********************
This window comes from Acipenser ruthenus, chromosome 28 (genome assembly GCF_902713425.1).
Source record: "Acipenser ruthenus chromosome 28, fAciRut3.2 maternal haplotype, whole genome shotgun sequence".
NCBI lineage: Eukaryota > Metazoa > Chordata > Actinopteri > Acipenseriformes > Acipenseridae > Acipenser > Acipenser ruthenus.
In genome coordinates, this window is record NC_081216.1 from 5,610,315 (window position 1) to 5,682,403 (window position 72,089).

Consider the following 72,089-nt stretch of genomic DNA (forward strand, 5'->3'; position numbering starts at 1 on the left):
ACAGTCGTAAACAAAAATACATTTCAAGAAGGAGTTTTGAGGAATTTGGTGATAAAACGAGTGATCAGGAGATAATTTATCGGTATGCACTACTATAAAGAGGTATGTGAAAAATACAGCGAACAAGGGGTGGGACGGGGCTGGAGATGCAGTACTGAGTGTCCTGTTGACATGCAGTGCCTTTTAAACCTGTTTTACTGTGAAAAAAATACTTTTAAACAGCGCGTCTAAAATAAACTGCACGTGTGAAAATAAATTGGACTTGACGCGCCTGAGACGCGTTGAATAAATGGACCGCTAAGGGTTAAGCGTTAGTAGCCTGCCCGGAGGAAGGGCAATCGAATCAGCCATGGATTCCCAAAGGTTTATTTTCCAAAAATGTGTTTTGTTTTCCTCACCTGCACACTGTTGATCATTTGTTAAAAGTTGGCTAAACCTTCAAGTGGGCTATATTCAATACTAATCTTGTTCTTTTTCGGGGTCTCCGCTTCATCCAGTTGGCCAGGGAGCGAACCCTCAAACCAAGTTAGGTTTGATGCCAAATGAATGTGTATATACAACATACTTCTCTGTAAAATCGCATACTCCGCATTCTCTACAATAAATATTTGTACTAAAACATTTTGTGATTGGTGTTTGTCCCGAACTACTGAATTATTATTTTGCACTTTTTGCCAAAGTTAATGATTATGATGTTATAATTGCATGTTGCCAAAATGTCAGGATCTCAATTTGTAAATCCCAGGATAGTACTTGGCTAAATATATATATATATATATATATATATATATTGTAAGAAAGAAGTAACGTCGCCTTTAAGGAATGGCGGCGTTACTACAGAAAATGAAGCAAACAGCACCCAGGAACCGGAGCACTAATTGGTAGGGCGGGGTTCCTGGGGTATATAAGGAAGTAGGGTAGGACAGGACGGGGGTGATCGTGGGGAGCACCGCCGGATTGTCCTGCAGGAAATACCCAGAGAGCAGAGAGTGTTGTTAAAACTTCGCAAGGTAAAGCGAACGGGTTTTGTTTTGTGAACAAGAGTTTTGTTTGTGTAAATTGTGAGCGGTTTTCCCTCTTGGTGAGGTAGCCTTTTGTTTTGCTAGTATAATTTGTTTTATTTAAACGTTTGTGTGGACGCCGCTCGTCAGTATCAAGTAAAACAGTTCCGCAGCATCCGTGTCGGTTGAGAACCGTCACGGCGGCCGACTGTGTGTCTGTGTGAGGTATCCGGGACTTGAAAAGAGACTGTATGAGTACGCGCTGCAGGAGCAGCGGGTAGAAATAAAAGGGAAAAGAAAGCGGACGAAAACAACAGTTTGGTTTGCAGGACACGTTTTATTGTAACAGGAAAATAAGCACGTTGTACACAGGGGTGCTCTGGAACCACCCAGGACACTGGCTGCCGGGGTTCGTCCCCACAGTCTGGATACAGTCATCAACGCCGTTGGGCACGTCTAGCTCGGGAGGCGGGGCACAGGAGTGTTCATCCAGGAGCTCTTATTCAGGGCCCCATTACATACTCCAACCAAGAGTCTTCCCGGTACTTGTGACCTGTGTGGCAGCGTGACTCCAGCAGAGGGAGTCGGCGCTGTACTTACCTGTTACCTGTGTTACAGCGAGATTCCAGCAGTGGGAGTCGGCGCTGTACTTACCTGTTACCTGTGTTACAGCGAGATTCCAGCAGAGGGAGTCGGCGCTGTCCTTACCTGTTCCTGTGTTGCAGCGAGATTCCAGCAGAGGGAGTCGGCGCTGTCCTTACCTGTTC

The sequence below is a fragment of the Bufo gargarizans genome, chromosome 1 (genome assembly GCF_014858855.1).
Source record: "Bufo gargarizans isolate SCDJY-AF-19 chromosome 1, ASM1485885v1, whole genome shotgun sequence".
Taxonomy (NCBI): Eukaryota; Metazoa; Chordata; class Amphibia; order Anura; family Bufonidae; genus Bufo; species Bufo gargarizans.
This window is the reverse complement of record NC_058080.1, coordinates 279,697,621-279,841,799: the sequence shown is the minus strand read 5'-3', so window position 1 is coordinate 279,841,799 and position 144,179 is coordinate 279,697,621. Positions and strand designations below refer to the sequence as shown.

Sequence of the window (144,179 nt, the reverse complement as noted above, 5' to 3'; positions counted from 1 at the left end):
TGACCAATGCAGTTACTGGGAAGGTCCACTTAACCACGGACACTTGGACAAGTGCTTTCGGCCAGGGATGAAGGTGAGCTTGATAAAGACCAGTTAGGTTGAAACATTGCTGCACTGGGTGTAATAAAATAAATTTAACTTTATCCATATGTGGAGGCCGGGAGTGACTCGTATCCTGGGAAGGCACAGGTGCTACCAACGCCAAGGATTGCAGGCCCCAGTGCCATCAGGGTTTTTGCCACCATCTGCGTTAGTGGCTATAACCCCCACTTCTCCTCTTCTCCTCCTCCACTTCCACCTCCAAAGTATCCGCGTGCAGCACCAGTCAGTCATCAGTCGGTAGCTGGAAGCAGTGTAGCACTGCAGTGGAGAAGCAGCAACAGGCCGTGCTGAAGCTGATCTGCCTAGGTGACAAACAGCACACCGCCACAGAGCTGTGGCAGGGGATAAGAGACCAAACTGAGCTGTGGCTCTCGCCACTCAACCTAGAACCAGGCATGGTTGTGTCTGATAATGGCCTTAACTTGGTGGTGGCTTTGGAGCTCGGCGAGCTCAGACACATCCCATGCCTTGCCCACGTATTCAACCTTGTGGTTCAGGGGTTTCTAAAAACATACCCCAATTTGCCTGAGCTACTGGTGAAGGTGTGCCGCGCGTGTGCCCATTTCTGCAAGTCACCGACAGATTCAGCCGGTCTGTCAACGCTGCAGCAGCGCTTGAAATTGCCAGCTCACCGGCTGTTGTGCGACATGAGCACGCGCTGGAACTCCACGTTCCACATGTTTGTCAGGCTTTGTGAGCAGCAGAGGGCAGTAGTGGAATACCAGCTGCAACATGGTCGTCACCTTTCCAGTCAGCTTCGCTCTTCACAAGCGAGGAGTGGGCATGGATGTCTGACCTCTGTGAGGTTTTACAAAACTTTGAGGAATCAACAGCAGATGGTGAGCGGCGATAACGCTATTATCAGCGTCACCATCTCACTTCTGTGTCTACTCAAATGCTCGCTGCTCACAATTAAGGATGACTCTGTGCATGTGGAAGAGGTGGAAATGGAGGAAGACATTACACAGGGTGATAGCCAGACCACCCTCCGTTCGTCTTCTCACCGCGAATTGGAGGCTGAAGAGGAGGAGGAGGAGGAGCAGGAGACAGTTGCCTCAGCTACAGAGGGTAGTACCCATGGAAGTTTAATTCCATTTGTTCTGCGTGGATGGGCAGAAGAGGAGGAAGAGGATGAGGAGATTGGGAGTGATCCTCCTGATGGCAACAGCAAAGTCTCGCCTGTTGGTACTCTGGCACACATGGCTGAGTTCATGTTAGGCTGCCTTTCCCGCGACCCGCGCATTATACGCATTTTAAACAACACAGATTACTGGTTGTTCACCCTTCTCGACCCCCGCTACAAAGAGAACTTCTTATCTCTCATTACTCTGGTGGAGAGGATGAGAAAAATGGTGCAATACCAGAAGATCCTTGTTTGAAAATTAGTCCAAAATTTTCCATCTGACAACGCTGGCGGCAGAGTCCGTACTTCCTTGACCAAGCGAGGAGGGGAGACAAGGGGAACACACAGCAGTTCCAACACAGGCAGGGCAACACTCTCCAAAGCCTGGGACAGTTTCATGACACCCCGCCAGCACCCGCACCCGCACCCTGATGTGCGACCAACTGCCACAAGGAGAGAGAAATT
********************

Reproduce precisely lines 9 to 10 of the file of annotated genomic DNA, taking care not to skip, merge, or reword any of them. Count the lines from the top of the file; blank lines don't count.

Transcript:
Taxonomy (NCBI): Eukaryota; Metazoa; Chordata; class Amphibia; order Anura; family Bufonidae; genus Bufo; species Bufo gargarizans.
This window is the reverse complement of record NC_058080.1, coordinates 279,697,621-279,841,799: the sequence shown is the minus strand read 5'-3', so window position 1 is coordinate 279,841,799 and position 144,179 is coordinate 279,697,621. Positions and strand designations below refer to the sequence as shown.